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Mikkel Oxfeldt, Line B. Dalgaard, Astrid A. Jørgensen and Mette Hansen

Objective: To identify the prevalence of hormonal contraceptive (HC) use, menstrual cycle disturbances, and self-perceived physical and emotional symptoms related to the menstrual cycle/pill cycle in elite female athletes. Methods: One hundred eighty-six Danish elite female athletes completed an online questionnaire to assess menstrual status and history, use of HCs, and self-perceived physical and emotional symptoms related to the menstrual cycle or HC use. Results: Fifty-seven percent of elite female athletes in Denmark use HC, with 74% using combined HCs and 26% using progestin only. Sixty percent of oral contraceptive users reported having manipulated their menstrual cycle by continuous oral contraceptive use. Forty-nine percent of non-HC users had a regular menstrual cycle, while 51% experienced menstrual disturbances, with 1 athlete being primary amenorrheic and 13 athletes having secondary amenorrhea. Menstrual disturbances were experienced by a larger proportion of endurance athletes (69%) compared with athletes performing power and technical disciplines. In endurance athletes amenorrhea was associated with a higher cardiovascular training volume (P < .001). Negative symptoms related to the menstrual/pill cycle were reported by both HC and non-HC users, whereas positive physical symptoms were experienced more often among the non-HC (14%) versus HC users (2%) (P < .01). Notably, 13% of the athletes reported that negative symptoms sometimes/always caused them to not participate in or complete the scheduled training. Conclusion: HC use is common among elite athletes, and continuation of HC is used to manipulate the menstrual cycle in relation to sport competitions. HC use does not abolish dysmenorrhea, but it may reduce emotional-related side effects. Menstrual disturbances are frequent in endurance athletes and are associated with cardiovascular training volume.

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Andrew Renfree, Arturo Casado, Gonzalo Pellejero and Brian Hanley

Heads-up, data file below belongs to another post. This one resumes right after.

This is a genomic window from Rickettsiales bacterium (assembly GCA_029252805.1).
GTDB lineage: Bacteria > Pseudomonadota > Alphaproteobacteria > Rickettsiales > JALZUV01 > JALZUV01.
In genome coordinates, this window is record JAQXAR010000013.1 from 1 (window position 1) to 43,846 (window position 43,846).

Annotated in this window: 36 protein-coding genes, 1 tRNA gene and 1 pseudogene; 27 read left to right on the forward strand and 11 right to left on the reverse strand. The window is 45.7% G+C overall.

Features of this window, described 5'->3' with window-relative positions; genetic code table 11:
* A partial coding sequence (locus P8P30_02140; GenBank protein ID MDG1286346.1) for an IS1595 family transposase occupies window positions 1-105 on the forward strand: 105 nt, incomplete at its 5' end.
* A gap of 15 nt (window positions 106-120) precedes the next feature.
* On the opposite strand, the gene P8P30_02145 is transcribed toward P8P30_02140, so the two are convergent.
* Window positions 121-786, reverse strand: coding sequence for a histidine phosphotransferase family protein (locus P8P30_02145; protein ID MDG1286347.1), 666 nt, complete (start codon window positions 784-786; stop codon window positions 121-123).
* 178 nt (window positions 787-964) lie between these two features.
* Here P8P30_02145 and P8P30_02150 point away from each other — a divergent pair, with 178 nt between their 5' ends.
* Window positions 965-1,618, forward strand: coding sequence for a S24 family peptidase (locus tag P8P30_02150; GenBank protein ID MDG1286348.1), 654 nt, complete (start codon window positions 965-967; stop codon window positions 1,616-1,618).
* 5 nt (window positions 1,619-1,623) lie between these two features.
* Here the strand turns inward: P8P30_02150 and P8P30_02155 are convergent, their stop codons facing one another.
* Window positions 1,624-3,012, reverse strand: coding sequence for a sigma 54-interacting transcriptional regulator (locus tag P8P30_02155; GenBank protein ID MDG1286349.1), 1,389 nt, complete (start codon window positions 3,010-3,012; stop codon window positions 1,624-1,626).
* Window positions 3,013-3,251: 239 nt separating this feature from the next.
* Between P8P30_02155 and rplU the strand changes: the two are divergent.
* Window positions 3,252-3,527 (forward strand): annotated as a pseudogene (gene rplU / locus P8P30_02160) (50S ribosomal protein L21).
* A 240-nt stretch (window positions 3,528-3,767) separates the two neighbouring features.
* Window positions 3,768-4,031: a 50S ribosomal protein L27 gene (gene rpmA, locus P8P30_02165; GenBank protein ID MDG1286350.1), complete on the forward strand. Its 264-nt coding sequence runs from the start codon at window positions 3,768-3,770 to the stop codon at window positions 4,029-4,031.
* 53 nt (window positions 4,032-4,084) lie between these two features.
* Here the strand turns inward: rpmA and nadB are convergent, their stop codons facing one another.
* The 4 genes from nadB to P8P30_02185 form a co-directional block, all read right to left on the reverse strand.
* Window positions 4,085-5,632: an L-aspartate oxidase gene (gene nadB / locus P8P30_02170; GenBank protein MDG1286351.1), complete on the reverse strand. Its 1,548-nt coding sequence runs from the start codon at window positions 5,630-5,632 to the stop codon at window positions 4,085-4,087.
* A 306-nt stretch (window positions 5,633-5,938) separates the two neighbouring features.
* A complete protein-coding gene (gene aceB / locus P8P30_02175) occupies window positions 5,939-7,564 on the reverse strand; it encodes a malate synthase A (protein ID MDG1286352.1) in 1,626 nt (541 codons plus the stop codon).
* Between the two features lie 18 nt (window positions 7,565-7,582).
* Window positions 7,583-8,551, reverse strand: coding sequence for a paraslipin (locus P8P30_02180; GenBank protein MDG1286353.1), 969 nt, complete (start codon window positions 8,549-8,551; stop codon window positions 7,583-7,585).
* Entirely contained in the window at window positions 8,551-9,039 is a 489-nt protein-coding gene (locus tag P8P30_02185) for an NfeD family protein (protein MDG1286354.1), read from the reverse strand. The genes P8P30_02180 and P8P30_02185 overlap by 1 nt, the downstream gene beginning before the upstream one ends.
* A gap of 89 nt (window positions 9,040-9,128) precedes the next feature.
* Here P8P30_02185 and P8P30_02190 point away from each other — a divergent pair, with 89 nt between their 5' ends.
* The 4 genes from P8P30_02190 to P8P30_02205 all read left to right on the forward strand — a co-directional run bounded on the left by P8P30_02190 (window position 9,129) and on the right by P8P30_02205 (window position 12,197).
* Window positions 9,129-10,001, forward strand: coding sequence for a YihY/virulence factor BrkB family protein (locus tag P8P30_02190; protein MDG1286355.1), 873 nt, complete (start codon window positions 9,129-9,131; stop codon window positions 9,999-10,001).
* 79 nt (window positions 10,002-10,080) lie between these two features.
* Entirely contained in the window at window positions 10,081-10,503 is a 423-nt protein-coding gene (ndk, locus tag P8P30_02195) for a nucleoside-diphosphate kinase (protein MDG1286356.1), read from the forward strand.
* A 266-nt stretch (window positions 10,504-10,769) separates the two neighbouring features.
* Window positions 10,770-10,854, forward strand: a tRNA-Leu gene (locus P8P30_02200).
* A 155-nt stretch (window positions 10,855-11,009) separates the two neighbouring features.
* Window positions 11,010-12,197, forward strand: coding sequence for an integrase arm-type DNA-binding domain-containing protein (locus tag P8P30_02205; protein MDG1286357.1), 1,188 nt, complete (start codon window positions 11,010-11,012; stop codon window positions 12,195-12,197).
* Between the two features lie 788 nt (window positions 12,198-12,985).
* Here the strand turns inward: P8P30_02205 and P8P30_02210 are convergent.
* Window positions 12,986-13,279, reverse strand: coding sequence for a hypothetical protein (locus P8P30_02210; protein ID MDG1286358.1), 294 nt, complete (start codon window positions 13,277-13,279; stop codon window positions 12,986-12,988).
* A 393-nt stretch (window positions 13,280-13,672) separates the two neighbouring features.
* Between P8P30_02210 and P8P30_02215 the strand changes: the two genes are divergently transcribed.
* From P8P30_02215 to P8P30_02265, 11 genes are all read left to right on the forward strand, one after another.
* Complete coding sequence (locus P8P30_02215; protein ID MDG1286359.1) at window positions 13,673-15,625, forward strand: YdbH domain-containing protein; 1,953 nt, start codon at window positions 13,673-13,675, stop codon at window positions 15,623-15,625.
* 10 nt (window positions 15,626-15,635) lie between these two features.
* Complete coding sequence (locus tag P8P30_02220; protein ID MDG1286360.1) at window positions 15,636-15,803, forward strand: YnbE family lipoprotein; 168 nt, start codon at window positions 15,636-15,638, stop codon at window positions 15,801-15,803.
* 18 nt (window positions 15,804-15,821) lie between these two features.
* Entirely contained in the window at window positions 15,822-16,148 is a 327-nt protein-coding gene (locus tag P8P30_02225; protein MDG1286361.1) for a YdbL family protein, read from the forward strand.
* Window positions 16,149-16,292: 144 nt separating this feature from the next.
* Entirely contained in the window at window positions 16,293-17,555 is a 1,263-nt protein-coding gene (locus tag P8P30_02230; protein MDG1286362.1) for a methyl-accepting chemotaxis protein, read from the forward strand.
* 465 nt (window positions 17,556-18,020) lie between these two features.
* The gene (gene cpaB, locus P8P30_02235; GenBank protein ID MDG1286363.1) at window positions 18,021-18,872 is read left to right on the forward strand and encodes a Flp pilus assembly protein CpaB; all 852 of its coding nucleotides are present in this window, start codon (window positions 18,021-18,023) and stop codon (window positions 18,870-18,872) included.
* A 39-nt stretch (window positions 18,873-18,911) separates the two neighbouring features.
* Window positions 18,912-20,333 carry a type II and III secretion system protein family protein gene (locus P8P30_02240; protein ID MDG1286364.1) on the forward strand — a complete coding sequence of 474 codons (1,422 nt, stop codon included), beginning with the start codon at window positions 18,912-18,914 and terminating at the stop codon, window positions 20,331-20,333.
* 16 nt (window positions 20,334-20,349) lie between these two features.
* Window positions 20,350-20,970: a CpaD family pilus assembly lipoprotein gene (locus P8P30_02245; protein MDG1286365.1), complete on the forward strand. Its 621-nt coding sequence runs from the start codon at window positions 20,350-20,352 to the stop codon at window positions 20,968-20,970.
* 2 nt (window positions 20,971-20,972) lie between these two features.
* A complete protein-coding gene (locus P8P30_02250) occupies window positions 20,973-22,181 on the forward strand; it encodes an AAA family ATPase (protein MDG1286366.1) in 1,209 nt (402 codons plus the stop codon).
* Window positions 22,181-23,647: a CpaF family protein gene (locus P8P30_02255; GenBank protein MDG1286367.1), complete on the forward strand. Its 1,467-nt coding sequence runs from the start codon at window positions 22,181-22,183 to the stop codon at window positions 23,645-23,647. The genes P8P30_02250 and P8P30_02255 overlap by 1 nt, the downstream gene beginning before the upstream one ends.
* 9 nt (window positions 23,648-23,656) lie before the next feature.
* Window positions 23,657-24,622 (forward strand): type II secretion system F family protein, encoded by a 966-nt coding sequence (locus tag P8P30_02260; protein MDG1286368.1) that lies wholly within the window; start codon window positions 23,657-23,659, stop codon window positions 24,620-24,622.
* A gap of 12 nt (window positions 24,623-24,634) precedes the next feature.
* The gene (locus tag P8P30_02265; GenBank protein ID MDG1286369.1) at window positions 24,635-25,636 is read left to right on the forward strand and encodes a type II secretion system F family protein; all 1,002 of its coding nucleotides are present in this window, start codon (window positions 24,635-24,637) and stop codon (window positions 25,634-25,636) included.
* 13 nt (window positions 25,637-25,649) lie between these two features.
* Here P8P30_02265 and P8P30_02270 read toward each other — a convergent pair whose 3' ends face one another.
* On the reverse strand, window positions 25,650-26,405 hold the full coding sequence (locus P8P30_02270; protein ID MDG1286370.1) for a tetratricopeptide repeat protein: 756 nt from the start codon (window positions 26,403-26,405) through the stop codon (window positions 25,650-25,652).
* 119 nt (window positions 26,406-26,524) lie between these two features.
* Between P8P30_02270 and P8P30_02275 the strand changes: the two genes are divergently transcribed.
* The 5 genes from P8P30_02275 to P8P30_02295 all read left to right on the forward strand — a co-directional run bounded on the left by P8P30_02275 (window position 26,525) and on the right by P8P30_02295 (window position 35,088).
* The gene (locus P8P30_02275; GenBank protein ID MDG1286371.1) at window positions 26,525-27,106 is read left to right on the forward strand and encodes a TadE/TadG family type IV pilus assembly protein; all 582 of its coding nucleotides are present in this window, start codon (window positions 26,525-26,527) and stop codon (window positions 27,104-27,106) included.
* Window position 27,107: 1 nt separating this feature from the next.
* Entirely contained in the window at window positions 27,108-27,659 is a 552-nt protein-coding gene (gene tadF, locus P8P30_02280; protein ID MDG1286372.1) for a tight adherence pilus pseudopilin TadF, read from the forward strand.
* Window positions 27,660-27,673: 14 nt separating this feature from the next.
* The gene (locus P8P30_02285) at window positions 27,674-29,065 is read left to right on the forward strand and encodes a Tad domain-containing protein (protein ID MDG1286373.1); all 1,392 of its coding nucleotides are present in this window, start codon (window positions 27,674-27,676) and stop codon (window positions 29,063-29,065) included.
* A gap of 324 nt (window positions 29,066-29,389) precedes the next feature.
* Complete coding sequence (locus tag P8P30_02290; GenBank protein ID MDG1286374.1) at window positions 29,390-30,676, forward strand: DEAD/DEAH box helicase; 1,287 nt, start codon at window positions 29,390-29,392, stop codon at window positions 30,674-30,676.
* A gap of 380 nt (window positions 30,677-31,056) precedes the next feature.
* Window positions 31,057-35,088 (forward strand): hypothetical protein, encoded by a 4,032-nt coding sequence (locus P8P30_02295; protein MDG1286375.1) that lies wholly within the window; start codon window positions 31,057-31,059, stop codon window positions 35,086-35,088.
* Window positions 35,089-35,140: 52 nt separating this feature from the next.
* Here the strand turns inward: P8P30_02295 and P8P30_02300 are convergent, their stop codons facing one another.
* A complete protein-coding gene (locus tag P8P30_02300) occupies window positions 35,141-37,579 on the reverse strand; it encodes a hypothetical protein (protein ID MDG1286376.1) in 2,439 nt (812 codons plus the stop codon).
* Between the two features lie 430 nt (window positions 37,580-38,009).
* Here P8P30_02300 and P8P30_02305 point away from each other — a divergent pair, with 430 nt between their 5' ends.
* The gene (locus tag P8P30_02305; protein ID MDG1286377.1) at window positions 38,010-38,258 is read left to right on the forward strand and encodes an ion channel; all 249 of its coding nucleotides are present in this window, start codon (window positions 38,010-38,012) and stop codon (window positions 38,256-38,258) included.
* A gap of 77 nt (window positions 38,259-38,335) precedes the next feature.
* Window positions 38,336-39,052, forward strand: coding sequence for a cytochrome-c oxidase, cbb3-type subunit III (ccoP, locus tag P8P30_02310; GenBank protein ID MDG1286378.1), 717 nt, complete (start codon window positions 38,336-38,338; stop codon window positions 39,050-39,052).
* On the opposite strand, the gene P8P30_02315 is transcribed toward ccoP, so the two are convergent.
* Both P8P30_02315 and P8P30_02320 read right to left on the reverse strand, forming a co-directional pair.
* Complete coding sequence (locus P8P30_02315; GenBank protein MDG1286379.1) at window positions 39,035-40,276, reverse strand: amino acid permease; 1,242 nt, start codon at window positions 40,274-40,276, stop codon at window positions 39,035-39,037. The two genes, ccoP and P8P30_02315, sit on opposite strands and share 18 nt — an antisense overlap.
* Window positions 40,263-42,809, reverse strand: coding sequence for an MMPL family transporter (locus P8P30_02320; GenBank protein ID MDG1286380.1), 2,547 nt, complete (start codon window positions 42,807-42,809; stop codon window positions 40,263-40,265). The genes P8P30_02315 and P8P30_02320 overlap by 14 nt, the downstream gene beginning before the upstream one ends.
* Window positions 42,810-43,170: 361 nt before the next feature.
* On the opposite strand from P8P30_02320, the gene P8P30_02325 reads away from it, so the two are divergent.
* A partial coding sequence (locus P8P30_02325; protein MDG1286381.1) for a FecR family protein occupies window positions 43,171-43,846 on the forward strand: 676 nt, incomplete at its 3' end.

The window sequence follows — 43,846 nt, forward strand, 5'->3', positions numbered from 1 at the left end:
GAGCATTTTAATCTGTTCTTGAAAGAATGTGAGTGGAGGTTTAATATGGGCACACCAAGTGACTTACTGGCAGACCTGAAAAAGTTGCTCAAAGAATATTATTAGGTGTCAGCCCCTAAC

Purpose: To determine different relationships between, and predictive ability of, performance variables at intermediate distances with finishing time in elite male 10,000-m runners. Methods: Official electronic finishing and 100-m split times of the men’s 10,000-m finals at the 2008 and 2016 Olympic Games and IAAF World Championships in 2013 and 2017 were obtained (125 athlete performances in total). Correlations were calculated between finishing times and positions and performance variables related to speed, position, time to the leader, and time to the runner in front at 2000, 4000, 6000, 8000, and 9900 m. Stepwise linear-regression analysis was conducted between finishing times and positions and these variables across the race. One-way analysis of variance was performed to identify differences between intermediate distances. Results: The SD and kurtosis of mean time, skewness of mean time, and position and time difference to the leader were either correlated with or significantly contributed to predictions of finishing time and position at at least one of the analyzed distances (.81 ≥ r ≥ .30 and .001 ≤ P ≤ .03, respectively). These variables also displayed variation across the race (.001 ≤ P ≤ .05). Conclusions: The ability to undertake a high degree of pace variability, mostly characterized by acceleration in the final stages, is strongly associated with achievement of high finishing positions in championship 10,000-m racing. Furthermore, the adoption and maintenance of positions close to the front of the race from the early stages are important to achieve a high finishing position.

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Qiao Zhu, Hejun Shen and Ang Chen

The purpose of the study was to determine the extent to which practicum teaching could lead to value orientation change of preservice physical education teachers. A group of preservice physical education teachers (N = 28) in China were randomly assigned to practicum-teach either a health-related fitness unit or a traditional sport unit. Their value orientations were measured before and after the practicum teaching. Their middle school learners were tested for knowledge gain. A repeated-measures model shows that the practicum teaching led to little change in their value orientations. The learners in the health-fitness curriculum gained more knowledge than those in the traditional curriculum. The findings suggest that an attempt to influence the value orientation in one practicum teaching experience may not be successful. The findings imply that physical education teacher education training programs may emphasize not only how to teach (via teaching methods courses), but also nurturing the values of teaching to meet the society needs.

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Matthew D. Wright, Francisco Songane, Stacey Emmonds, Paul Chesterton, Matthew Weston and Shaun J. Mclaren